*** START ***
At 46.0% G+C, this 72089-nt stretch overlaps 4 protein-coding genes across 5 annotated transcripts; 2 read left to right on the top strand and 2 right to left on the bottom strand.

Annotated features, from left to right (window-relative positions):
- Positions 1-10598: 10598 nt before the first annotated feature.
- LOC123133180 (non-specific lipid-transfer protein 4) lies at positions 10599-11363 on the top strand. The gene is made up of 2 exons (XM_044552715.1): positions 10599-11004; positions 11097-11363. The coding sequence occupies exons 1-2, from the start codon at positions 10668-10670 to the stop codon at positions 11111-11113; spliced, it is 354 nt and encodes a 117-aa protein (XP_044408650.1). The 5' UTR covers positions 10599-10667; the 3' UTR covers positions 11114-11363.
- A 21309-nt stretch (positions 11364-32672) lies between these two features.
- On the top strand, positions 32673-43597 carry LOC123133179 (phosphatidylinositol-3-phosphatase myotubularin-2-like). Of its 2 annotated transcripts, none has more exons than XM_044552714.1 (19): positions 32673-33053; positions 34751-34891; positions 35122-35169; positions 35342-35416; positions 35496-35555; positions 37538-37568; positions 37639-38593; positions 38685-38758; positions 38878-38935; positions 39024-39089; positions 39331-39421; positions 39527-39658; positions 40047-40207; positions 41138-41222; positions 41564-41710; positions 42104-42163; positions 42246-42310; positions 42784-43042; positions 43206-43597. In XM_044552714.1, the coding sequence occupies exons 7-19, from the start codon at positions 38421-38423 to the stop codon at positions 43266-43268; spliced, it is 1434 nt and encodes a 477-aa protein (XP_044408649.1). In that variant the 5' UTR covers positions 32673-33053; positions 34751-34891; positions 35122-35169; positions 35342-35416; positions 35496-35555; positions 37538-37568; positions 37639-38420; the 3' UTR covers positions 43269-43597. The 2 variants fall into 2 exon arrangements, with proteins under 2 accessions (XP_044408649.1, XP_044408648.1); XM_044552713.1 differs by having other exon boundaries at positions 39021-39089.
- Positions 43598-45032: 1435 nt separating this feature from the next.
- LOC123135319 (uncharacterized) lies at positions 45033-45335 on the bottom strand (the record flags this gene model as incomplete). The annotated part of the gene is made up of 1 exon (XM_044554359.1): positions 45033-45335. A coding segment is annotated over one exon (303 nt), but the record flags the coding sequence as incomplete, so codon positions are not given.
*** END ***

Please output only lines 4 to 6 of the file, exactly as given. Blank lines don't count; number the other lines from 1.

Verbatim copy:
- LOC123133180 (non-specific lipid-transfer protein 4) lies at positions 10599-11363 on the top strand. The gene is made up of 2 exons (XM_044552715.1): positions 10599-11004; positions 11097-11363. The coding sequence occupies exons 1-2, from the start codon at positions 10668-10670 to the stop codon at positions 11111-11113; spliced, it is 354 nt and encodes a 117-aa protein (XP_044408650.1). The 5' UTR covers positions 10599-10667; the 3' UTR covers positions 11114-11363.
- A 21309-nt stretch (positions 11364-32672) lies between these two features.
- On the top strand, positions 32673-43597 carry LOC123133179 (phosphatidylinositol-3-phosphatase myotubularin-2-like). Of its 2 annotated transcripts, none has more exons than XM_044552714.1 (19): positions 32673-33053; positions 34751-34891; positions 35122-35169; positions 35342-35416; positions 35496-35555; positions 37538-37568; positions 37639-38593; positions 38685-38758; positions 38878-38935; positions 39024-39089; positions 39331-39421; positions 39527-39658; positions 40047-40207; positions 41138-41222; positions 41564-41710; positions 42104-42163; positions 42246-42310; positions 42784-43042; positions 43206-43597. In XM_044552714.1, the coding sequence occupies exons 7-19, from the start codon at positions 38421-38423 to the stop codon at positions 43266-43268; spliced, it is 1434 nt and encodes a 477-aa protein (XP_044408649.1). In that variant the 5' UTR covers positions 32673-33053; positions 34751-34891; positions 35122-35169; positions 35342-35416; positions 35496-35555; positions 37538-37568; positions 37639-38420; the 3' UTR covers positions 43269-43597. The 2 variants fall into 2 exon arrangements, with proteins under 2 accessions (XP_044408649.1, XP_044408648.1); XM_044552713.1 differs by having other exon boundaries at positions 39021-39089.